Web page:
Every so often a really great business idea comes into your mind. It hits you like a eureka moment and you convince yourself that this is going to be the one. This is the idea that finally makes you rich. Other times you come up with something you think may work but you're not too sure. No matter the situation the first thing you have to do is start researching your business idea.
Researching a business idea doesn't have to mean spending tons of money on expensive market research consultants, although if you have the money, more power to you. I'm going to walk you through 3 ways that you can start researching a business idea before you get started to see how viable your idea really is.
Step 1: Google Your Idea
Alright, you probably saw this one coming but we're going to start with Google. Search for your business idea and see what you find. If you find a lot of businesses doing the same thing don't be disheartened. This just means that there's a market for your product.
The same goes for if there's no hits for your search, don't get overly exciter and assume you can swoop in and take over the monopoly. This could mean there's no demand for your idea.
Look for ideas similar to yours. If Airbnb founders Joe, Brian and Nathan had Googled 'Rent a room in apartment in Rome for 3 nights' when they first came up with AirBnb they wouldn't have found much but what they would have found was ton of hotels, bnb's and long term lettings. So search for things similar to your idea and make a list of possible competitors.
Step 2: Check Google Trends
Google trends shows you the popularity of a search term or topic. You can split it by country, different time frames, cities and subsections so it's a powerful tool for determining if something is rising in popularity or falling.
I like to look at a 2 year time frame as this helps determine if something is a fad that's beginning to die off or has some continued growth. Take for example one of the latest crazes in Ireland, Doughnuts. These shops seem to be popping up everywhere so let's do some research to see how popular doughnuts are in Ireland.
In this search I've filtered the country to Ireland and given myself a clear view of the last two years. This way I can see that there does seem to be a steady increase in the interest that searchers in Ireland have in doughnuts.
Let's compare this now to a different craze that was taking over Ireland and the world during 2017, fidget spinners.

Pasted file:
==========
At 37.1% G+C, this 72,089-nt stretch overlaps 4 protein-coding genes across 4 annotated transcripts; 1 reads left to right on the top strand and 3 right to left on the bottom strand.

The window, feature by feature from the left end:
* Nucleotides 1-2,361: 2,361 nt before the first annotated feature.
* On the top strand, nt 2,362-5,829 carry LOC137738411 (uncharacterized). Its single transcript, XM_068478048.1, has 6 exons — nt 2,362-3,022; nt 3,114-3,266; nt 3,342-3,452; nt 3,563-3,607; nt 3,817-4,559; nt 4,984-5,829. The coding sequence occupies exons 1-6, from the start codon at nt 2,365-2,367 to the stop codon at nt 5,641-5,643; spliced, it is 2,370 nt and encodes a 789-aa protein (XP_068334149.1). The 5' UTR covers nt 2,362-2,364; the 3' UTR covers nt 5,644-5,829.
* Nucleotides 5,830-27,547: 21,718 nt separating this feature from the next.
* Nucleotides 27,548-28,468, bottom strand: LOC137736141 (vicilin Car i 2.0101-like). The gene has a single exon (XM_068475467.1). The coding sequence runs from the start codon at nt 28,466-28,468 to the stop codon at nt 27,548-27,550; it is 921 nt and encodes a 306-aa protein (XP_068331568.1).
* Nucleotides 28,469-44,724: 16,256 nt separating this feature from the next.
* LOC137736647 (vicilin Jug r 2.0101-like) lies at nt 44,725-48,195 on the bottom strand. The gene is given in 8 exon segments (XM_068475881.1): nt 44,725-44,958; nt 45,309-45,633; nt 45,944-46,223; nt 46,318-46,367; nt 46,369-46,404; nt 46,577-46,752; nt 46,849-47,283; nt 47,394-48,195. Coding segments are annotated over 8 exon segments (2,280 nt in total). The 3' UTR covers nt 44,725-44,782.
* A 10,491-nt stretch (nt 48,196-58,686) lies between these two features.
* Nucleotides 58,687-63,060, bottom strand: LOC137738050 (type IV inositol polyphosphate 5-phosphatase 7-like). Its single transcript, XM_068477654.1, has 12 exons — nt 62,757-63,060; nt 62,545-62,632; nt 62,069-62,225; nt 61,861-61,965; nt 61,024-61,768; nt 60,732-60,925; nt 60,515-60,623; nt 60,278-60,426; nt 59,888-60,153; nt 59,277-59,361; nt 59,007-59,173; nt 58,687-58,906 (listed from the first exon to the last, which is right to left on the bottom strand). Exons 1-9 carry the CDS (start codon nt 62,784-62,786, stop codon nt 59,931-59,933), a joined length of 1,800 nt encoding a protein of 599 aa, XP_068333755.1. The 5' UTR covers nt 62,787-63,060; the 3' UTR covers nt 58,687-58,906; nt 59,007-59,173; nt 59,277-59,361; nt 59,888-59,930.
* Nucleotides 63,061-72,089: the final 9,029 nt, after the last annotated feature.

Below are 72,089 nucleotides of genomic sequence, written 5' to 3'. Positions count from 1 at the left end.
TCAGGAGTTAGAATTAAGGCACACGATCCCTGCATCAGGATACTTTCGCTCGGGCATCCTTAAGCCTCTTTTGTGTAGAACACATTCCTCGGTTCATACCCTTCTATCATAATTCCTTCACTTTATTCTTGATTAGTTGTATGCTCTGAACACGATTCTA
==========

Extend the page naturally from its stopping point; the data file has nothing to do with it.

The red line you see is the number of searches for fidget spinners. The difference is that there's a steady growth for doughnuts which is on the rise. Fidget spinners on the other hand got some serious traffic but only for a very short amount of time in the middle of 2017. So if deciding whether to open a doughnut shop or a fidget spinner shop, I'd put my money on doughnuts.
Step 3: Interview Your Target Market.
Speaking to the kind of people who will be buying your product or using your service will help you identify pitfalls and holes in your plan.
The golden rule? Never assume anything!
Assuming certain people will want something because you're offering it to them is a dangerous game. Let's say your business idea is to sell high quality skateboards made from recycled materials. You might assume that your target market is teenagers but when you speak to a number of teenagers to see do they care if their skateboard is Eco-friendly you might find out that's not even a factor for them. Certainly it's not something they would pay a premium price for.
However, you may find that young professionals in the tech sector are really interested in buying a recycled skateboard to commute to work because they have disposable income and are growing more concerned about Eco-friendly materials. (But again we can't assume that!)
To get started, create your ideal buyer persona. This is a fictional character that embodies your ideal customer. Creating this will help you refine who you're selling to figuring out things like the best ways to market to them and what features of your product would most interest them. I've included a free template you can use to create this persona below.
Once you've created this persona reach out to people who fit the bill and ask to interview them. Try avoid interviewing friends as sometimes despite their best intentions they may tell you what you want to hear, negating the value of the exercise.
Ideally you want to speak to 10 people who fit your persona asking them questions like does X interest you? Where do you read about Y the most, etc. When you start to see patterns in the different responses you know you're on the right track to defining what your ideal customer will look like.
Each of these steps are just the beginning of your research. After you've done some more research the next step is writing a business plan. Sometimes it can be hard to let go of an idea that we really want to follow but if your research finds that no one wants this product sometimes it's best to readjust or bury the idea altogether.
Other times people don't know what they want until you offer it to them. That's the risk of starting a business you can only do so much research before you just have to go for it.
If you're interested in learning more about starting your own business check out our full resource.